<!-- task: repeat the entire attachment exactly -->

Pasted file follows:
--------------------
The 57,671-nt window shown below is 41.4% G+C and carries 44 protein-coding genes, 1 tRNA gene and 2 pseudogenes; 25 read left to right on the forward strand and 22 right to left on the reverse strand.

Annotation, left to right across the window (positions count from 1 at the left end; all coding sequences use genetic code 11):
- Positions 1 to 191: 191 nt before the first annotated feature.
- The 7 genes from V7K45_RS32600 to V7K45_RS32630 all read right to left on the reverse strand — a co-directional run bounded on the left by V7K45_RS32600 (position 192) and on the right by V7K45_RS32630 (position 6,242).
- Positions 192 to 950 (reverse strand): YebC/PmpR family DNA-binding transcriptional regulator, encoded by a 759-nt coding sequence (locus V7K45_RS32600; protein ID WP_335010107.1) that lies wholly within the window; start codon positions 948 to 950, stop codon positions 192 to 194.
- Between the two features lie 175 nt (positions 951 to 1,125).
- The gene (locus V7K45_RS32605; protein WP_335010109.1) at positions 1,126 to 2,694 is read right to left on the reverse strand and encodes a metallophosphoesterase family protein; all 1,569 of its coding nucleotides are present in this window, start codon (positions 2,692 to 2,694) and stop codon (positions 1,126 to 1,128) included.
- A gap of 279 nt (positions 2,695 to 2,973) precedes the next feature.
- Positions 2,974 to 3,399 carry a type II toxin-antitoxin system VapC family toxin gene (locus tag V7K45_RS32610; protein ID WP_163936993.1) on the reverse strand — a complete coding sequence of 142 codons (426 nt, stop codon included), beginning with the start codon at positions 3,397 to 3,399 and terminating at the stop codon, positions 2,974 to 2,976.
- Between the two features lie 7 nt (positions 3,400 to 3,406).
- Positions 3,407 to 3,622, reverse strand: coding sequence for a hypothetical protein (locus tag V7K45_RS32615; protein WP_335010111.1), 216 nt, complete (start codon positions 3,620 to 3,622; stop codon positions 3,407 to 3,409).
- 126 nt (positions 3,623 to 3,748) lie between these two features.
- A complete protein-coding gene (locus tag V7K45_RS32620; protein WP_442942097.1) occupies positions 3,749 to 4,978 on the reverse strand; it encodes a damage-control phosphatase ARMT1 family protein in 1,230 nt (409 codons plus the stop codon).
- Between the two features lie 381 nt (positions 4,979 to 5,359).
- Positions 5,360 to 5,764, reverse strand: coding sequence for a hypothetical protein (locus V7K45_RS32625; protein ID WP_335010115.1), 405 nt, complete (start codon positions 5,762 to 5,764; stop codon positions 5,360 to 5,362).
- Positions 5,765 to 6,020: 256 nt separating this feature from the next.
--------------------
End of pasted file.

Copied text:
The 57,671-nt window shown below is 41.4% G+C and carries 44 protein-coding genes, 1 tRNA gene and 2 pseudogenes; 25 read left to right on the forward strand and 22 right to left on the reverse strand.

Annotation, left to right across the window (positions count from 1 at the left end; all coding sequences use genetic code 11):
- Positions 1 to 191: 191 nt before the first annotated feature.
- The 7 genes from V7K45_RS32600 to V7K45_RS32630 all read right to left on the reverse strand — a co-directional run bounded on the left by V7K45_RS32600 (position 192) and on the right by V7K45_RS32630 (position 6,242).
- Positions 192 to 950 (reverse strand): YebC/PmpR family DNA-binding transcriptional regulator, encoded by a 759-nt coding sequence (locus V7K45_RS32600; protein ID WP_335010107.1) that lies wholly within the window; start codon positions 948 to 950, stop codon positions 192 to 194.
- Between the two features lie 175 nt (positions 951 to 1,125).
- The gene (locus V7K45_RS32605; protein WP_335010109.1) at positions 1,126 to 2,694 is read right to left on the reverse strand and encodes a metallophosphoesterase family protein; all 1,569 of its coding nucleotides are present in this window, start codon (positions 2,692 to 2,694) and stop codon (positions 1,126 to 1,128) included.
- A gap of 279 nt (positions 2,695 to 2,973) precedes the next feature.
- Positions 2,974 to 3,399 carry a type II toxin-antitoxin system VapC family toxin gene (locus tag V7K45_RS32610; protein ID WP_163936993.1) on the reverse strand — a complete coding sequence of 142 codons (426 nt, stop codon included), beginning with the start codon at positions 3,397 to 3,399 and terminating at the stop codon, positions 2,974 to 2,976.
- Between the two features lie 7 nt (positions 3,400 to 3,406).
- Positions 3,407 to 3,622, reverse strand: coding sequence for a hypothetical protein (locus tag V7K45_RS32615; protein WP_335010111.1), 216 nt, complete (start codon positions 3,620 to 3,622; stop codon positions 3,407 to 3,409).
- 126 nt (positions 3,623 to 3,748) lie between these two features.
- A complete protein-coding gene (locus tag V7K45_RS32620; protein WP_442942097.1) occupies positions 3,749 to 4,978 on the reverse strand; it encodes a damage-control phosphatase ARMT1 family protein in 1,230 nt (409 codons plus the stop codon).
- Between the two features lie 381 nt (positions 4,979 to 5,359).
- Positions 5,360 to 5,764, reverse strand: coding sequence for a hypothetical protein (locus V7K45_RS32625; protein ID WP_335010115.1), 405 nt, complete (start codon positions 5,762 to 5,764; stop codon positions 5,360 to 5,362).
- Positions 5,765 to 6,020: 256 nt separating this feature from the next.